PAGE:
Intelligent Ultrasound has launched ScanNav FetalCheck scanning technology that uses artificial intelligence (AI) for gestational age estimation in prenatal care.
The software aims to enable a non-skilled user to get an accurate gestational age estimate with minimal training and without the need for expensive ultrasound machines.
Currently, accurate determination of gestational age in low- and middle-income countries can be tricky, as trained sonographers are required, as well as access to specialist equipment. Having an estimated gestational age is important to the correct management of pregnancy – both in being able to assess foetal growth and to inform treatment choice in the event of complications.
Aris Papageorghiou, professor of foetal medicine at the University of Oxford said: “Accurate estimation of gestational age is crucial for prenatal care: all aspects depend on knowledge of how far along the pregnancy journey a woman and her foetus are. In many low-income settings this is just not available, chiefly due to unavailability of expensive ultrasound equipment and trained staff. In this project, hand-held ultrasound and AI technology are being paired to overcome these roadblocks – this is disruptive technology that has the potential to allow better pregnancy care for all women.”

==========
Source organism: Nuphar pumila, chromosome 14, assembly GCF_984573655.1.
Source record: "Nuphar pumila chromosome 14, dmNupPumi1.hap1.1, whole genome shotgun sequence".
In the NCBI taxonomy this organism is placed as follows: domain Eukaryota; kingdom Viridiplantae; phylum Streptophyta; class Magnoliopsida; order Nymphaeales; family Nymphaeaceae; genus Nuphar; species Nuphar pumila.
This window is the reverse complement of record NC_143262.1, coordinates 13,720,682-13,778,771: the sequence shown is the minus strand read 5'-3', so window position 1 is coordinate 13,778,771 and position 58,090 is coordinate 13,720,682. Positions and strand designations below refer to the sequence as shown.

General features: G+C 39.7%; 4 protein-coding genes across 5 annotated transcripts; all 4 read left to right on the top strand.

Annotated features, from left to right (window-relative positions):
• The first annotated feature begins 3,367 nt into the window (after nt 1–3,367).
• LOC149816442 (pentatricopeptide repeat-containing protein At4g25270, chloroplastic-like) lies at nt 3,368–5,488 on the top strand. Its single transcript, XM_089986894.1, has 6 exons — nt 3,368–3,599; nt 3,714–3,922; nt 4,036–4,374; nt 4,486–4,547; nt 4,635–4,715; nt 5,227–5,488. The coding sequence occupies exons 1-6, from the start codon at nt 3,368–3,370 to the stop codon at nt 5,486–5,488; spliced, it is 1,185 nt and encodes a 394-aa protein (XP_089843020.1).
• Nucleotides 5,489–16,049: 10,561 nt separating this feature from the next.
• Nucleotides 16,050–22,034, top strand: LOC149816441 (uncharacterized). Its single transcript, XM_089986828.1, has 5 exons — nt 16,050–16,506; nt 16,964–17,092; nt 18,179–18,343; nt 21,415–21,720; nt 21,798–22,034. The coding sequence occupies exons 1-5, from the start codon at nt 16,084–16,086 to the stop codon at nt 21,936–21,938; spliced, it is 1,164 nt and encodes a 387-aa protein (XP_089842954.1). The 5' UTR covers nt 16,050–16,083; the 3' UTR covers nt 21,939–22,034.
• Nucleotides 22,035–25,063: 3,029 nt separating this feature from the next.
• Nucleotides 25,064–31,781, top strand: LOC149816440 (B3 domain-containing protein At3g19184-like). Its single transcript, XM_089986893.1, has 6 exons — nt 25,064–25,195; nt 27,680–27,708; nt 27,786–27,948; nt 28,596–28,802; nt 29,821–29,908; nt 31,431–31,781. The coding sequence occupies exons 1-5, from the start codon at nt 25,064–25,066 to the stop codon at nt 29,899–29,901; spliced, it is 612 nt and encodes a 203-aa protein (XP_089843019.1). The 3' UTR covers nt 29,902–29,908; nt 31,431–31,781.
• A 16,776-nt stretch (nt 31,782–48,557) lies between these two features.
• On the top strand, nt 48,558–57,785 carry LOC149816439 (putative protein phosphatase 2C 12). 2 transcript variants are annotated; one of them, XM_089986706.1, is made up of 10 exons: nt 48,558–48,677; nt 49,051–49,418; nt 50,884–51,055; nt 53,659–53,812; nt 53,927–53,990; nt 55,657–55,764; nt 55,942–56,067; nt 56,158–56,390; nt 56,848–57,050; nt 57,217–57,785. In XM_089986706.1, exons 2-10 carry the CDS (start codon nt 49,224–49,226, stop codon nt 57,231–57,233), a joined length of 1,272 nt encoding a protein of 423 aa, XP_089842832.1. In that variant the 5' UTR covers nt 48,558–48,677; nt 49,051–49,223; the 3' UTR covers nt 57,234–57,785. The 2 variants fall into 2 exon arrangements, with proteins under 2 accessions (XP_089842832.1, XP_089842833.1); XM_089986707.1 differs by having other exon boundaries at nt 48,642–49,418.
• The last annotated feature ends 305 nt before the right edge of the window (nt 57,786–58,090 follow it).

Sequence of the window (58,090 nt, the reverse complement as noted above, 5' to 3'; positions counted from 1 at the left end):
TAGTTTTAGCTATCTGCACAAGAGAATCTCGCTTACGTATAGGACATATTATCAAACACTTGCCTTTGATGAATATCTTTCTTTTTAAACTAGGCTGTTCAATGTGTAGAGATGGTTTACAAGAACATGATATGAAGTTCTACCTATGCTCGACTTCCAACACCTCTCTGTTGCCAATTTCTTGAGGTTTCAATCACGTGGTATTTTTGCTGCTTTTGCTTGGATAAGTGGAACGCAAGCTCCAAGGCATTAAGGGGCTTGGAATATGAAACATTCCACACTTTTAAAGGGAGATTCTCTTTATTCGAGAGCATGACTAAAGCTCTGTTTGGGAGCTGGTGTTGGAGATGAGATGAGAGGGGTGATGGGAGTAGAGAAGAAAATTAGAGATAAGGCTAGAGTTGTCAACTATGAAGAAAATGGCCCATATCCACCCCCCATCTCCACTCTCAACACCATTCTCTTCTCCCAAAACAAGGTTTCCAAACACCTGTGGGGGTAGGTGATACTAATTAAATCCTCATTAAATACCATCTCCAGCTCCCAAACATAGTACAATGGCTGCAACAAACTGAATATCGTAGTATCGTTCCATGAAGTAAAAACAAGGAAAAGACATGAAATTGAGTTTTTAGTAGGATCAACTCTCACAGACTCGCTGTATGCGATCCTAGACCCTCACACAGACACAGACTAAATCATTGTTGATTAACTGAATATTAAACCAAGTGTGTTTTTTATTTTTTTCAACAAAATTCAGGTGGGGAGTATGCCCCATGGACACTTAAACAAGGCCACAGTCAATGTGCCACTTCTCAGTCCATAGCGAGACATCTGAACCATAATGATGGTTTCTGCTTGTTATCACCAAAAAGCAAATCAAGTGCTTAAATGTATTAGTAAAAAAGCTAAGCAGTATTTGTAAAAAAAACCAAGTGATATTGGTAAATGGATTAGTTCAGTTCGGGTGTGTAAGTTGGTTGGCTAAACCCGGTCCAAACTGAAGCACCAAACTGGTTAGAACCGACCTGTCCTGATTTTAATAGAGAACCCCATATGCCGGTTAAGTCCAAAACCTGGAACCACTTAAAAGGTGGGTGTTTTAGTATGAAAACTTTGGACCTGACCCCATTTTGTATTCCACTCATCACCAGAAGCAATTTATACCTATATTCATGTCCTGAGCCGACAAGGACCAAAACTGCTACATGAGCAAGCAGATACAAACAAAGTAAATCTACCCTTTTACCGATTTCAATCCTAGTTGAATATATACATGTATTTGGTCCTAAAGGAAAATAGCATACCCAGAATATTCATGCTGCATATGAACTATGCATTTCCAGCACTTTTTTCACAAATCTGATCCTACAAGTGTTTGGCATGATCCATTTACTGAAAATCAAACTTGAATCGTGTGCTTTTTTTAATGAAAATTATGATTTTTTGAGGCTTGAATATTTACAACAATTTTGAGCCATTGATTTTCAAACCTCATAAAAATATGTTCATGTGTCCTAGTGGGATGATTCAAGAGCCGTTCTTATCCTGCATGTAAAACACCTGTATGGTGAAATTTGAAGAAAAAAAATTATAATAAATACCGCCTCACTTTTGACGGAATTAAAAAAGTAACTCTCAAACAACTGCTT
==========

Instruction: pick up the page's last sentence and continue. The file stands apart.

Although ScanNav FetalCheck is currently not licensed for clinical use, a leading university in Africa has purchased four ScanNav FetalCheck systems as part of a trial to evaluate biomarkers and other factors that affect the probability of stillbirth.
Nicholas Sleep, COO at Intelligent Ultrasound said: “The use of ScanNav FetalCheck in this first field study is a testament to the ease of use of our new AI software. Our mission is to make ultrasound easier to learn and simpler to use. This is the next step on our journey to achieving this and putting ultrasound into the hands of front-line health practitioners.”
The end of last year saw Intelligent Ultrasound signing a research agreement with the University of Dundee that will initiate proof-of-concept work for AI-based diagnostic tools for liver disease.